Recently I got myself a new toy, which is actually a very useful toy, a thermal camera! The one I got was used from eBay, a FLIR ONE Pro “for Android” with USB type-C connector, this is how it looks like:
This is a pretty neat device as it attaches directly to the USB type–C port of a mobile phone (or other device). There is a second type-C connector on it which is only used for charging the internal battery. Why they included this is a bit beyond me, maybe they anticipated that not all Android phones would be able supply enough juice? The most important part though is the thermal image sensor. In the Pro version this has a resolution of 160×120 pixel and a thermal range from -20C to +400C! Additionally there is a regular visible light camera included which can be used to overlay a visible picture onto the thermal (IR) one.
Debugging Electronic With Thermal
The main reason why I bought it was because I needed to debug some embedded electronics with it. Sound weird? Well yes, it may. Sometimes during development you end up in the situation that your circuit still consumes too much energy and you have no idea why, the only thing you do know that it shouldn’t. In a former project I spent weeks chasing down some 10mA and was not able to find it. What makes it so hard is that first you do not know if it is a software or hardware problem. And once you settle on the software side in many designs you quickly drown in possible options – so many pins, so many functions, so many components. And these all have to play nice together! You have to be sure what each and every component does at any given time or you may end up inadvertently driving two signals against each other or feeding power though a logic line to some component.
Since electrical energy in circuits is turned into heat, a thermal camera is an awesome way to at least start to spot which of your components on a PCB gets warm. And if you are lucky, you know that it shouldn’t and can then look closer why this very thing still consumes power. In the before mentioned case we indeed found the sucker, which was a level shifter that got powered down in suspend but the host CPU was still driving a logic signal to – bam!
My current target for analysis is the Purism Librem 5 phone and seeing which of the components draws most energy to then hunt them all down 🙂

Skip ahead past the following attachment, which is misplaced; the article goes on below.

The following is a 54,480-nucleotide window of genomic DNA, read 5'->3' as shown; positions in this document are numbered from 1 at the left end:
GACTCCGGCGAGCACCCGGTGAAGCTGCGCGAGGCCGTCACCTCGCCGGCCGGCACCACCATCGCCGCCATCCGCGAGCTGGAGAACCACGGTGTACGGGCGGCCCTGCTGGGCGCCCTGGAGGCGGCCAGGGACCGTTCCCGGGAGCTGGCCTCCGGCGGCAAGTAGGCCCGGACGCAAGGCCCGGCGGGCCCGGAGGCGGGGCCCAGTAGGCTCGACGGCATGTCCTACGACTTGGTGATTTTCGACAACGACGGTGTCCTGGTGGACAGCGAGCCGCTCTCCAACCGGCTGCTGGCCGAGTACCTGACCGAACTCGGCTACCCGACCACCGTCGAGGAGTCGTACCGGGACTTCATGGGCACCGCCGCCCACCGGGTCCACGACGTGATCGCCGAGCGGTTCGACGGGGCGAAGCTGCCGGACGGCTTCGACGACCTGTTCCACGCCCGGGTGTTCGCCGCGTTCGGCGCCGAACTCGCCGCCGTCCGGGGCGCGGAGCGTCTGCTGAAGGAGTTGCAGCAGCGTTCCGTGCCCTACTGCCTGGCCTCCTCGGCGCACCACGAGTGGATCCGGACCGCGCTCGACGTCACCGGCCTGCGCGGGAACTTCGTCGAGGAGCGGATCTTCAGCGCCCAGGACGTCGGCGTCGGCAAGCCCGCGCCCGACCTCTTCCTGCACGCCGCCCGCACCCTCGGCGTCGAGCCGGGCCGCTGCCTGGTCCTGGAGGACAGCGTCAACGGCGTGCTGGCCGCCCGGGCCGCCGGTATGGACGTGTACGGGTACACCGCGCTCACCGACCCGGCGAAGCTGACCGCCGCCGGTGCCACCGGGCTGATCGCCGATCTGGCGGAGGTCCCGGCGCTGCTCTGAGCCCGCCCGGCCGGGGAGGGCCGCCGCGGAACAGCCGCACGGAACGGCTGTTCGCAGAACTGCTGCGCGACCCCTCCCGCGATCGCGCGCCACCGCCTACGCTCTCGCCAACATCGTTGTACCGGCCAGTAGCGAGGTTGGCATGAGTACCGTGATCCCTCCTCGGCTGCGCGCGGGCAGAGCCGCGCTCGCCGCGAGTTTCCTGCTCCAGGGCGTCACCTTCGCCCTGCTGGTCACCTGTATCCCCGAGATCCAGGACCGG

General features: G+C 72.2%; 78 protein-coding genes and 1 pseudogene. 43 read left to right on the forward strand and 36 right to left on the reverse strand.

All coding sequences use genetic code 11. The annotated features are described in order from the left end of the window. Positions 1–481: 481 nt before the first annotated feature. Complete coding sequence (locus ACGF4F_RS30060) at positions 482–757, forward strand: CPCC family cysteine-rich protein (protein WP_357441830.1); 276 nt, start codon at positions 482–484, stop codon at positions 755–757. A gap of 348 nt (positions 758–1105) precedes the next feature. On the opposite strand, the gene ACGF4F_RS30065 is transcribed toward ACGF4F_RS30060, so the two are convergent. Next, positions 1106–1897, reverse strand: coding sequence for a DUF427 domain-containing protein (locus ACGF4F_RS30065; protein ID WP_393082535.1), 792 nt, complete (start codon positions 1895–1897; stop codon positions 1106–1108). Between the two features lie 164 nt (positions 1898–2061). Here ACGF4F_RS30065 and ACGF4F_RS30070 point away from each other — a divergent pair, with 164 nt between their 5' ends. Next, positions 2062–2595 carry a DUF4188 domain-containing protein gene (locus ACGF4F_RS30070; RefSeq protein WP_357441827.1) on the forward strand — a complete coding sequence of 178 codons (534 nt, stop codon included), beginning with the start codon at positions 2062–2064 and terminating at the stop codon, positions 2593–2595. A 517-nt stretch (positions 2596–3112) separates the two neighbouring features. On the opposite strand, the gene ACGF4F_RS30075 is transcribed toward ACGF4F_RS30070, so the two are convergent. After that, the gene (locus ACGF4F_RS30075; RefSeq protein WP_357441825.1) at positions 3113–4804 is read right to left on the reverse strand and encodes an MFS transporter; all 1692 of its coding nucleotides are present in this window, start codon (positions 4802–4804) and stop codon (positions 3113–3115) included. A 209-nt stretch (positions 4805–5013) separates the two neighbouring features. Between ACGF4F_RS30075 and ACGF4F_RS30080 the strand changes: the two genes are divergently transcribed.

Getting It To Work
So the FLIR ONE Pro I got is intended for Android and with the FLIR Android app from the Google app store it works pretty much out of the box which is nice! The app has a bunch of nice features to play with and does it’s job. One nasty bit is though that FLIR always superimposes their company logo into the images takes, which is a bit annoying. But this is a USB device:
Bus 001 Device 009: ID 09cb:1996 FLIR Systems FLIR ONE Camera
Shouldn’t this also be able to work on Linux, on a regular laptop or so? First investigation shows, meh, not so easy, it is not a regular USB Video Class (UVC) device. Looking at the FLIR company website they offer a SDK for it, but only for Android and iOS, no hardware documentation and especially no Linux SDK. Pretty sad. Even more sad that they do not allow a free download of the SDK, you have to apply to get access, which Idid not do – this usually comes with a bunch of NDAs of sort, no thanks. But some more searching the net came up with the following Github project: https://github.com/fnoop/flirone-v4l2
Wow, this is awesome! Though I was sceptical at first since it only mentions the FLIR ONE and I had the ONE PRO. To get this to work one also needs something I have not know before, a Video4Linux loopback device drivers, here: https://github.com/umlaeute/v4l2loopback This kernel driver creates virtual V4L devices that a user space program can then feed video data into and other V4L applications will see this like any other regular V4L device, pretty cool!
The driver compiles cleanly for Linux 5.4.x and 5.5.x (I am running 5.5.3 as of today). After compiling the driver and the program and insmodding the driver:
insmod ./v4l2loopback.ko devices=3
and starting the application:
the camera is active. Now you can start grabbing images from any application that can take V4L video input, for testing I used Guvcview and got this, holding my hand over the sensor:
Isn’t that awesome!? Even with measurements! This is a great starting point for all kinds of application development. The low resolution of the shot here is the real physical resolution of the sensor – keep in mind, this is only 160×120. The higher the resolution of a thermal sensor the exponentially higher its cost. The FLIR One Pro has an official price of $399 – ouch!